The dictionary definition says that wisdom is the quality of having experience, knowledge, and good judgment. And so as a young adult, I thought if I waited long enough, I would have more experience, knowledge and good judgment, and then I could become a person worth my salt, and worthy of this pulpit. I was wrong, though. The older I got, the less I was sure I knew. I bet that’s true of some of you, too. And maybe that’s what wisdom is. Maybe wisdom is being smart enough and humble enough to know that you know nothing.
I went to a church leadership conference this week with Shana and Judy and Susan. It was at Andover Newton Theological School, and it was put on by the Center for Progressive Renewal—an organization that makes the audacious claim that churches like ours’ best days are ahead of us. We were there learning how to renew the church. It was mostly ministers at this conference. I was proud that First Church sent three lay leaders. During one of the workshops, Judy turned to me and said, “I have been surprised listening to all of these ministers talk about their leadership. I’m learning that there is so much they don’t know that I thought they did.”
I love that, because it is so true. That’s what I had finally discovered, too. Ministers certainly don’t know anything important that you don’t know. We don’t have some magical wisdom that you don’t have just because we have a funny title in front of our name.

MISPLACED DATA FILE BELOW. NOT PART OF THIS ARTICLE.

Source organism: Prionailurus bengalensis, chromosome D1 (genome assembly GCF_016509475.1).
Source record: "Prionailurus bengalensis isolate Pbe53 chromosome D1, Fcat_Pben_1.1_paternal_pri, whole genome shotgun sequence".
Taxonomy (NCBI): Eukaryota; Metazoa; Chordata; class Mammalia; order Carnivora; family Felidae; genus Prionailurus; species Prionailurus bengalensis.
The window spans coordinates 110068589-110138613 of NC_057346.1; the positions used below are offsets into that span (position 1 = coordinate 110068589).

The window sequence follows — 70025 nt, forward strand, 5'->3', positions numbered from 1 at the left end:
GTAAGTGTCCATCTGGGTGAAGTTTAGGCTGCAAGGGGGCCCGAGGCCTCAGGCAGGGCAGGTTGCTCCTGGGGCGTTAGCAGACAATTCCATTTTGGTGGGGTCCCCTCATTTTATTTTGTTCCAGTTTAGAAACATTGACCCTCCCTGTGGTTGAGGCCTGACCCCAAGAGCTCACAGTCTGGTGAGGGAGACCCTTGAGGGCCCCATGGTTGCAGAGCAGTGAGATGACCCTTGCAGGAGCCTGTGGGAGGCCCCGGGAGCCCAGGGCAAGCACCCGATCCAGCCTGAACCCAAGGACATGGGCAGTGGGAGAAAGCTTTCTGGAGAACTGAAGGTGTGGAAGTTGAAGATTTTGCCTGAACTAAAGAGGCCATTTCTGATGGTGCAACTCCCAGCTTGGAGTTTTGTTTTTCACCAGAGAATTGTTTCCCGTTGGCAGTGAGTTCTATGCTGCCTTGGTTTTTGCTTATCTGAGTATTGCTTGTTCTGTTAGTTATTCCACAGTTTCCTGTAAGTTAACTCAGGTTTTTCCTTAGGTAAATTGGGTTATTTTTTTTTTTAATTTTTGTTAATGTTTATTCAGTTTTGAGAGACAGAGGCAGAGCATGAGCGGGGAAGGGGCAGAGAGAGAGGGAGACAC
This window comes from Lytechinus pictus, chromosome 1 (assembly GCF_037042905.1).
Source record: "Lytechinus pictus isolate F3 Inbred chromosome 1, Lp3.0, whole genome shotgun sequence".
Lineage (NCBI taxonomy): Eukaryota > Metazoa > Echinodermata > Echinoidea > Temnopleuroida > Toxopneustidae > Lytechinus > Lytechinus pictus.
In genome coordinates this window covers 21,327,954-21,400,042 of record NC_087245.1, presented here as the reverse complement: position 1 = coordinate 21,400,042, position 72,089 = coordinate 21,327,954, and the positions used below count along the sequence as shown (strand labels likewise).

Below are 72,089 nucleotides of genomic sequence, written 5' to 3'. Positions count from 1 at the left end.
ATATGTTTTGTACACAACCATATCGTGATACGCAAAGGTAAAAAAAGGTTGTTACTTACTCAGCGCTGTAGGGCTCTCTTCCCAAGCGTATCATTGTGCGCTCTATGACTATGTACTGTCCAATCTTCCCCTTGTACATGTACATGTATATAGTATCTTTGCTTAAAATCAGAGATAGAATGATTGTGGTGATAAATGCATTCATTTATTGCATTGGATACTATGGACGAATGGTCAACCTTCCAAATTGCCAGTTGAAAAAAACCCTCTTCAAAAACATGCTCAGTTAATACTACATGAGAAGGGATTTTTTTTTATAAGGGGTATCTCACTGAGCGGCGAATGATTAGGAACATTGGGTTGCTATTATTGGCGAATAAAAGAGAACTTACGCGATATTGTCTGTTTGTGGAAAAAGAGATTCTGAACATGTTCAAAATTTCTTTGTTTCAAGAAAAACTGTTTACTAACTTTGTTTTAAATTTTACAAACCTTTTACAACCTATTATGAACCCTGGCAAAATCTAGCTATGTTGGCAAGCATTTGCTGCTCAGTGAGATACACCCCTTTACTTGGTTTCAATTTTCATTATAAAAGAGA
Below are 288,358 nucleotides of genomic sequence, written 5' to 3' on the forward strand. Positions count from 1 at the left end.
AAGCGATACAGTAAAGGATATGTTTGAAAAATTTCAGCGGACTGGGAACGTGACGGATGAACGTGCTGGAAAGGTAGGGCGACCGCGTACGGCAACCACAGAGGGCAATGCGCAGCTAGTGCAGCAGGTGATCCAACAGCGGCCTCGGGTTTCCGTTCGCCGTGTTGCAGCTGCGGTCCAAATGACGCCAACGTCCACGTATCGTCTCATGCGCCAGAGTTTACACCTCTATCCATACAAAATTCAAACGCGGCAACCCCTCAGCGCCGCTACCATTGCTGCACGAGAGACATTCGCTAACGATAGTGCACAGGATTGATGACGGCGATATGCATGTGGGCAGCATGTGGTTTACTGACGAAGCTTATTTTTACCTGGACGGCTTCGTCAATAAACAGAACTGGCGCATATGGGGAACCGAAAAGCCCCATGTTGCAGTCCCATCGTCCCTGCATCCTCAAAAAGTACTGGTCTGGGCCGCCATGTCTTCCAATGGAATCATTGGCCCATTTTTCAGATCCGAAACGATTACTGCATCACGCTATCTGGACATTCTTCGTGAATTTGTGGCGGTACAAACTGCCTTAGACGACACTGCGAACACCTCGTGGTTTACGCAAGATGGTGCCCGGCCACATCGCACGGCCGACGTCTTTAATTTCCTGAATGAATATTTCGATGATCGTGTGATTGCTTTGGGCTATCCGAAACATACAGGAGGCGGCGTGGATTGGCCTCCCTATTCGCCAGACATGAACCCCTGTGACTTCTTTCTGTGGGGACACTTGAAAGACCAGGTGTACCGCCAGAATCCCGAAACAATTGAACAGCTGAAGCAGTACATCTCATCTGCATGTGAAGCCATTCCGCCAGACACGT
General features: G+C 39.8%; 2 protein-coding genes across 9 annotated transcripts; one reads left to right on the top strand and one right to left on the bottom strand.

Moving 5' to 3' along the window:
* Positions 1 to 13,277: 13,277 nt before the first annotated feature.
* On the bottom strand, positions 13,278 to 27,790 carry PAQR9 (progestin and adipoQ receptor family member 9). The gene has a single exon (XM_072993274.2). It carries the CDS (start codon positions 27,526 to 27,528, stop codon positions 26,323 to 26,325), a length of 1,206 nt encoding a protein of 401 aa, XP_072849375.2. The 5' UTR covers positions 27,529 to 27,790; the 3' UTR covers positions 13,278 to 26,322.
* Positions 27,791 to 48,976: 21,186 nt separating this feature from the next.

The psalmist reminds us that “fear of the Lord is the beginning of all wisdom.” If you’re like me, you’re wondering what that means. I’m going to go ahead and translate the term “fear of the Lord” from our psalm to “fear that you and I are not in control.” Our scriptures tell us over and over again that what we should know is that we are not God. Whether or not you believe in God doesn’t even matter. Knowing we are not God is what matters. Wisdom begins with knowing you are not God. Because if God contains perfect wisdom, then we don’t have to. We can go ahead and be human. It is God’s job to know, it is our job to not know.
Our creation story from the Judeo Christian tradition is one you know well—its this crazy story about a woman named Eve who craves knowing what God knows, and so she eats forbidden fruit from the tree of knowledge. God gets pissed, and he kicks her and Adam out of the garden, and punishes the rest of humankind supposedly forever. Truthfully, this story has always bugged me. Oh, so we punish Eve AND THE REST OF THE HUMANS FOREVER AND EVER simply because she wants to know things, God? How can any of us really blame Eve for wanting more than just sitting around in paradise, eating bon bons with Adam and having all of her needs taken care of. That sounds so BORING. Punishing Eve for craving knowledge is such a jerky God thing to do.